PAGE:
No amount of fossil fuel exploration in the U.S. is going to make it competitive with OPEC nations. We just don't have that much oil vs. demand. People need to quit deluding themselves that we will ever be fuel independent. The U.S. stategy for the past 15 years has been about securing the Middle East so that it can bypass OPEC. We're never going to be able to do it domestically.

Gasland is a fraud.
 

code1211

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After watching Gasland, reading more about the toxic chemicals being pumped into the earth, and the enormous expenditure of fresh water to make fracking happen, I just can't support it. Fracking has unseen consequences that have not been thoroughly researched. The method is haphazard and contaminates groundwater over entire regions. The fracking companies just don't care, they want $$$ and it doesn't matter how many people end up having health problems. They're trying to frack in NY state now which would contaminate the water shed that millions of people rely on.

No amount of fossil fuel exploration in the U.S. is going to make it competitive with OPEC nations. We just don't have that much oil vs. demand. People need to quit deluding themselves that we will ever be fuel independent. The U.S. stategy for the past 15 years has been about securing the Middle East so that it can bypass OPEC. We're never going to be able to do it domestically.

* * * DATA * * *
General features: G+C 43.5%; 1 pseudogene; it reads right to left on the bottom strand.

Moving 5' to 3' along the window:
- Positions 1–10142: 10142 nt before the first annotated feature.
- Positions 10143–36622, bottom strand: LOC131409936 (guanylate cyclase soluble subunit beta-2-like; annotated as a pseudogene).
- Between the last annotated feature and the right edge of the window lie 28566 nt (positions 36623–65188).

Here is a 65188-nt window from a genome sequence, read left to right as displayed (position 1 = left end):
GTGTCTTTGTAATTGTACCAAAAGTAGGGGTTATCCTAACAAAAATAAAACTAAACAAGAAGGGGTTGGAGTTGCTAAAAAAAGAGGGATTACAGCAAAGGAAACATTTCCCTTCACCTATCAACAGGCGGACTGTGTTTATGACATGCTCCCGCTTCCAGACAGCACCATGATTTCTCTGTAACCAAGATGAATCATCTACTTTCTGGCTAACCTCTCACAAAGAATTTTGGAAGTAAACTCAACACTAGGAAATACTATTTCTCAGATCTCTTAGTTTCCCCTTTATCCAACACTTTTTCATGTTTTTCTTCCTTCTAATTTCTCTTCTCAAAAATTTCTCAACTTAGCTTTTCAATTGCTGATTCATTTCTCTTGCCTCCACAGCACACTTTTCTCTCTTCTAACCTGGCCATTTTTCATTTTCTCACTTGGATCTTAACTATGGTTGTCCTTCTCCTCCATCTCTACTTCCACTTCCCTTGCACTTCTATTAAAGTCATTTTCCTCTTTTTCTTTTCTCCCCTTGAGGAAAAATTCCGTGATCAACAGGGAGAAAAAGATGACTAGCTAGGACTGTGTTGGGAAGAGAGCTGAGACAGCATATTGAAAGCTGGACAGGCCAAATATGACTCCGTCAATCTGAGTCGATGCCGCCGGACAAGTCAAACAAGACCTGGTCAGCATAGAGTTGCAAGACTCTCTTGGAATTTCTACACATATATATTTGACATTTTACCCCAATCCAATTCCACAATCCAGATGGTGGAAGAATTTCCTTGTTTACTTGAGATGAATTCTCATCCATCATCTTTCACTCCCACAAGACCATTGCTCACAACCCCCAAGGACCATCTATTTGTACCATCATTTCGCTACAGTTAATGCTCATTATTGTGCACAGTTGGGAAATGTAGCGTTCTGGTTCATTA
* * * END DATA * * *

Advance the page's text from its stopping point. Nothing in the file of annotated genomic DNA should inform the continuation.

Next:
Gasland is a combination of information and agenda driven propaganda.
 

Jack Hays

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After watching Gasland, reading more about the toxic chemicals being pumped into the earth, and the enormous expenditure of fresh water to make fracking happen, I just can't support it. Fracking has unseen consequences that have not been thoroughly researched. The method is haphazard and contaminates groundwater over entire regions. The fracking companies just don't care, they want $$$ and it doesn't matter how many people end up having health problems. They're trying to frack in NY state now which would contaminate the water shed that millions of people rely on.